Remember When May 21, 2020

10 years ago (2010)

•Three Rock County families own farms that have been passed down for at least 100 years.

Of the more than 200 Century Farms honored this year, two are in Jasper and one in Luverne.

Kevin and Kim Hunstad as well as Ryan and Patty Hunstad were recognized from Jasper, and from Luverne was the Arthur G. Hansen farm.

Hunstads have farmed since 1908, while the Hansen farm has been in operation since 1910.

To qualify for the Century Farm award, a farm must total at least 50 acres presently and have been in the family for 100 years.

Honorees receive a commemorative sign and a certificate signed by the State Fair, Minnesota Farm Bureau Board president and Gov. Tim Pawlenty.

This year a total of 217 farms in 68 counties were deemed century farms. The program began in 1976, and since then more than 8,000 farms have qualified.

For more information, contact Farm Bureau Public Relations Director Kristin Harner at (651) 768-2118.


25 years ago (1995)

•Clean-up crews worked long into the night Monday after a 6,000-gallon tank of premixed farm chemicals turned over in a ditch seven miles north of Beaver Creek. …

A full tank of Extrazine 2 was lying on its side in the ditch at the intersection, slowly leaking the corn herbicide-fertilizer mix onto the ground.

The Hazardous Materials Team immediately stopped the leak and drilled holes in the top of the tanker to pump the solution into another tank. As a precaution, workers were sprayed with fire retardant foam as they drilled, in the event the mixture would have been flammable or explosive.


50 years ago (1970)

•This week, one year after CWS Development Company was selected as developer and builder, Luverne’s highrise apartment for the elderly stands five stories high, and is steadily moving upward.

By July 1, said Virgil Christensen, head of the developing and building firm, the masonry should be finished, and the roof in place, if no further delays are encountered. With work stoppages in related industries throughout the country, this is a possibility. …

This week, the masonry work was being completed for the fifth floor of the seven story structure, and about half of the sixth floor concrete slabs have been set. The electrical and plumbing work has kept up with the actual construction work, Christensen said.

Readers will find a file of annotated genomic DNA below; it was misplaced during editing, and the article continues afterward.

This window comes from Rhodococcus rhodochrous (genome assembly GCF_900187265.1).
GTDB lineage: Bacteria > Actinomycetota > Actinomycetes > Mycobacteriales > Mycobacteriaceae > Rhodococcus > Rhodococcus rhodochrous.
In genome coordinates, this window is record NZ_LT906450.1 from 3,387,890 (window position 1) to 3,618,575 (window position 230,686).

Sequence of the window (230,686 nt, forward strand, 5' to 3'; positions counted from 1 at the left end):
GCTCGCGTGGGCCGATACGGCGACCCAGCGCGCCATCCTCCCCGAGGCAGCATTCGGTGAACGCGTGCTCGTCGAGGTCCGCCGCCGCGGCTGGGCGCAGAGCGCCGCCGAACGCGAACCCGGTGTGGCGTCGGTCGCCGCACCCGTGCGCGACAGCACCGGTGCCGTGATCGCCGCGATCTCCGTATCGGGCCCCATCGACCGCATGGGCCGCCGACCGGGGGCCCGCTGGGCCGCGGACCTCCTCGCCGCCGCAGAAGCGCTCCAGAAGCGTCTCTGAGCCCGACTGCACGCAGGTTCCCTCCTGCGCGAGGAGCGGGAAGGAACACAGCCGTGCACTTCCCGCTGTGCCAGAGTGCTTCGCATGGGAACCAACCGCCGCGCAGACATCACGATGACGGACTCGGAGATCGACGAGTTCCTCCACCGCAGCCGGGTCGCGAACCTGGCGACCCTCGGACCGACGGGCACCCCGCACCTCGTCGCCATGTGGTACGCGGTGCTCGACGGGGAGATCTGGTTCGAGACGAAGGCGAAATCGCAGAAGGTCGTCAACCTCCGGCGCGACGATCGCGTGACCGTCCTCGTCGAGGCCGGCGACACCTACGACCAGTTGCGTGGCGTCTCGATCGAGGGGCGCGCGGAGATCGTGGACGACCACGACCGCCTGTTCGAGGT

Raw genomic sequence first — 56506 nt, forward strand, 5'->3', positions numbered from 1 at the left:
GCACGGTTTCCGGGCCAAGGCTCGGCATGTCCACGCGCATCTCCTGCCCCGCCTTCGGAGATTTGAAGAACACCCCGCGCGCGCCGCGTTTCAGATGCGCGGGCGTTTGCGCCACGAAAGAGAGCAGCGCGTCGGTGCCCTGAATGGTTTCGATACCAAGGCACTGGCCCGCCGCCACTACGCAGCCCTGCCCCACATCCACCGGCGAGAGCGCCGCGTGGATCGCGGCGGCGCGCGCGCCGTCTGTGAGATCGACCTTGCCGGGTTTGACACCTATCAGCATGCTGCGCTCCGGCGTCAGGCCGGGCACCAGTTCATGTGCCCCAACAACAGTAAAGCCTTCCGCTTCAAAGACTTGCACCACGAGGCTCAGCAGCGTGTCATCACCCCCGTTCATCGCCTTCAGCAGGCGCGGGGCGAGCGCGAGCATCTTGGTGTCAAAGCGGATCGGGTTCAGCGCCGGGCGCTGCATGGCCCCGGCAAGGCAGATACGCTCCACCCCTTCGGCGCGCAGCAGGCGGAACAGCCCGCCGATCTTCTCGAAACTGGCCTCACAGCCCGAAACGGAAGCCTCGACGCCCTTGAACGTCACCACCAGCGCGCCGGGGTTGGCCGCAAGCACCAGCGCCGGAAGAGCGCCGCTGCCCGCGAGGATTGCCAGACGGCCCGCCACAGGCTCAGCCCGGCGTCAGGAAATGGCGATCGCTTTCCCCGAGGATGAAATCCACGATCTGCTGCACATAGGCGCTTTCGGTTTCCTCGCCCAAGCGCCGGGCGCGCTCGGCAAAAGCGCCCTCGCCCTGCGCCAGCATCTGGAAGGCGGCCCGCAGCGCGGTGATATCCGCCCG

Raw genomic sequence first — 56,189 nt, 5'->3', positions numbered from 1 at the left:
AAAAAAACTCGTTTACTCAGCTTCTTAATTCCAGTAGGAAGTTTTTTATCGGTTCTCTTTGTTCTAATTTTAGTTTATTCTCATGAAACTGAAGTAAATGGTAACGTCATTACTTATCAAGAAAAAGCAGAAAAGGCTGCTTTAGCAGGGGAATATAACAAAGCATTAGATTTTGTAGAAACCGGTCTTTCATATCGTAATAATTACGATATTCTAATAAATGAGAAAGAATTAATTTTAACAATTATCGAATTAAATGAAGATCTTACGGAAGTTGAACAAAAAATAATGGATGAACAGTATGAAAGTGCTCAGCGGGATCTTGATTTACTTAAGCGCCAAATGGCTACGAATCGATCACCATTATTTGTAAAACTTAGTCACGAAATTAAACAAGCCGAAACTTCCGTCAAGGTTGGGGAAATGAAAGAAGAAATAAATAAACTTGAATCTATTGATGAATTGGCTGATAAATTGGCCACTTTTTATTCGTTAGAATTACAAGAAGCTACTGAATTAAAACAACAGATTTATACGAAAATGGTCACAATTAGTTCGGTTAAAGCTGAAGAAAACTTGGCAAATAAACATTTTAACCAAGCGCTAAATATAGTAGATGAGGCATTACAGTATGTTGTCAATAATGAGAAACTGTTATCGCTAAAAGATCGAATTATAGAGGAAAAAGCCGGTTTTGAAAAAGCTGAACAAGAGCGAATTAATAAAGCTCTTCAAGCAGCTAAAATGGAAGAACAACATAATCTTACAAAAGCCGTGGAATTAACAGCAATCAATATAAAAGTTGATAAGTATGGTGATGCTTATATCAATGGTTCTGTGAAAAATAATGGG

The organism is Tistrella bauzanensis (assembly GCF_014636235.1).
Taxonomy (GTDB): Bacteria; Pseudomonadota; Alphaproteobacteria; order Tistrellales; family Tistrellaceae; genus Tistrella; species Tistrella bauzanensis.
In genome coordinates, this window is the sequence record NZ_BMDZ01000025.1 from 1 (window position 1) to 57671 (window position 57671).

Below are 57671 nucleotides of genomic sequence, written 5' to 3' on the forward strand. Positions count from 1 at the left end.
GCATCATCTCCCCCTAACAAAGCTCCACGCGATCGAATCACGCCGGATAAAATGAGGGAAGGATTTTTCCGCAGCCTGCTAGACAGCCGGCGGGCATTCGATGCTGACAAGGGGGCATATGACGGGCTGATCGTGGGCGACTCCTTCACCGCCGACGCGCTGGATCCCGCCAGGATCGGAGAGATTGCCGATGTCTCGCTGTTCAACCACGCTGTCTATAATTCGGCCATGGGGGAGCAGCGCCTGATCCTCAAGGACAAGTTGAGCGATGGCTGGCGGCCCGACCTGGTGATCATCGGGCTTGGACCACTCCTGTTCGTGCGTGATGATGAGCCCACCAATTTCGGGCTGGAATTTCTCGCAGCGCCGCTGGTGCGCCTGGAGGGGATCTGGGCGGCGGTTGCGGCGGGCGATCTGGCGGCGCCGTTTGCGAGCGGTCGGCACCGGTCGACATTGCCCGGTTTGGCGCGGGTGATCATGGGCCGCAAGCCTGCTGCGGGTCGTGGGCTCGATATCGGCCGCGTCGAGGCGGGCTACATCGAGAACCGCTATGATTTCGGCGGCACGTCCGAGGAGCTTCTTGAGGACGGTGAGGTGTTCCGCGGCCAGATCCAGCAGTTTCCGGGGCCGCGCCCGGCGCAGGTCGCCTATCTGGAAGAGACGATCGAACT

Ray Frick, chairman of the local Housing and Redevelopment Authority, said that his group would be meeting some time in the future to set the criteria for eligibility. The federal parent organization, Housing and Urban (HUD) has guidelines which are to be followed.


75 years ago (1945)

•Luverne has another new business.

Announcement was made this week by Ed. P. Mohr that he would maintain a complete neon sign and lighting service for this area, and that he is now available to service all types or lighted signs, as well as doing other sign work.

Mr. Mohr has been in the neon sign business for seven years in Spencer, Iowa. When materials became scarce, he discontinued the business, and went to California where he was employed in defense work.

Until he can obtain a suitable business location, he will make his headquarters at 213 North Cedar.

His wife will be remembered as the former Miss Verna Fitzer of Luverne.


100 years ago (1920)

•A partial change in the officers and directors of the First National bank of Hills, took place Monday when C. J. Woodrow became vice president and J. M. Johnson cashier of that institution. M. C. Duea, who has been cashier of the First National for fourteen years, recently tendered his resignation to engage in other business, and sold his stock in the bank to the two men above named, and in the partial reorganization the two men were elected to the positions stated.

Messrs, Woodrow and Johnson are both former residents of Luverne and are well and favorably known throughout the county. Mr. Woodrow was cashier of the First National bank of Hills for two years prior to 1913, when he moved away from Rock county, and following his return here last fall he again accepted a position in the bank. Mr. Johnson was connected with the First National bank of Luverne prior to his enlistment in Co. A in 1917, and upon his return from service overseas in the fall of 1918 he accepted a position in the First National bank at Hills.

Mr. Duea, the retiring cashier, will engage in the real estate business and will locate either at Granite Falls or Alexandria, this state. He recently purchased a farm in the corporate limits of Alexandria with the intention of moving onto the farm and operating it in connection with his real estate business. But he has since received a very advantageous offer to enter a real estate firm at Granite Falls, and he may decide to accept this offer for the present, at least. He has sold his residence to Mr. Woodrow and expects to move to his new home about the first of June.


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